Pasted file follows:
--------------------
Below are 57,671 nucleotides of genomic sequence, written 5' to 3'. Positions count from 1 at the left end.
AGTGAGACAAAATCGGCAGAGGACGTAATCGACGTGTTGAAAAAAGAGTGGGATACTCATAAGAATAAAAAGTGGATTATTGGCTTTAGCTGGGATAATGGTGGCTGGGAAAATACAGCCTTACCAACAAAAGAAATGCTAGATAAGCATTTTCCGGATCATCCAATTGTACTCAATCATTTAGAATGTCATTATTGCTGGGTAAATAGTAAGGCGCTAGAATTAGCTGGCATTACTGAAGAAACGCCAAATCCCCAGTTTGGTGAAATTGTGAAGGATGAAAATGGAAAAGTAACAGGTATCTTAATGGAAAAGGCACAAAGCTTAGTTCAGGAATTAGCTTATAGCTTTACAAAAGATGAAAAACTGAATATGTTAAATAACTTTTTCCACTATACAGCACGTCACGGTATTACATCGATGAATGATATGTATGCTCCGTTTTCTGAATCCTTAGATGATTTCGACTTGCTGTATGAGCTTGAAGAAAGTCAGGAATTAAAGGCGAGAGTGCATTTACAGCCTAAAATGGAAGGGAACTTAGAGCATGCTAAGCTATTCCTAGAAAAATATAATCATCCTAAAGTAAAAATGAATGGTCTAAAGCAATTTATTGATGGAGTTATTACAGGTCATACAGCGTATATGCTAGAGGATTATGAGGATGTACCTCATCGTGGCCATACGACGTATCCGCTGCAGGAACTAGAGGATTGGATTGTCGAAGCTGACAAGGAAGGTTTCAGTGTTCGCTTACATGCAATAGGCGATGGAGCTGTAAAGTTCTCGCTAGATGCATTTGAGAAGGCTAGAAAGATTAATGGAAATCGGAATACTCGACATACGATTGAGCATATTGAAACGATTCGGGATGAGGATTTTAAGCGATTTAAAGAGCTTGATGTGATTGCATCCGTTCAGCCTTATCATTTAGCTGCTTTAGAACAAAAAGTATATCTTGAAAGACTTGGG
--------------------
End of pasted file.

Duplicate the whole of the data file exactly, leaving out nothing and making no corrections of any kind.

Below are 57,671 nucleotides of genomic sequence, written 5' to 3'. Positions count from 1 at the left end.
AGTGAGACAAAATCGGCAGAGGACGTAATCGACGTGTTGAAAAAAGAGTGGGATACTCATAAGAATAAAAAGTGGATTATTGGCTTTAGCTGGGATAATGGTGGCTGGGAAAATACAGCCTTACCAACAAAAGAAATGCTAGATAAGCATTTTCCGGATCATCCAATTGTACTCAATCATTTAGAATGTCATTATTGCTGGGTAAATAGTAAGGCGCTAGAATTAGCTGGCATTACTGAAGAAACGCCAAATCCCCAGTTTGGTGAAATTGTGAAGGATGAAAATGGAAAAGTAACAGGTATCTTAATGGAAAAGGCACAAAGCTTAGTTCAGGAATTAGCTTATAGCTTTACAAAAGATGAAAAACTGAATATGTTAAATAACTTTTTCCACTATACAGCACGTCACGGTATTACATCGATGAATGATATGTATGCTCCGTTTTCTGAATCCTTAGATGATTTCGACTTGCTGTATGAGCTTGAAGAAAGTCAGGAATTAAAGGCGAGAGTGCATTTACAGCCTAAAATGGAAGGGAACTTAGAGCATGCTAAGCTATTCCTAGAAAAATATAATCATCCTAAAGTAAAAATGAATGGTCTAAAGCAATTTATTGATGGAGTTATTACAGGTCATACAGCGTATATGCTAGAGGATTATGAGGATGTACCTCATCGTGGCCATACGACGTATCCGCTGCAGGAACTAGAGGATTGGATTGTCGAAGCTGACAAGGAAGGTTTCAGTGTTCGCTTACATGCAATAGGCGATGGAGCTGTAAAGTTCTCGCTAGATGCATTTGAGAAGGCTAGAAAGATTAATGGAAATCGGAATACTCGACATACGATTGAGCATATTGAAACGATTCGGGATGAGGATTTTAAGCGATTTAAAGAGCTTGATGTGATTGCATCCGTTCAGCCTTATCATTTAGCTGCTTTAGAACAAAAAGTATATCTTGAAAGACTTGGG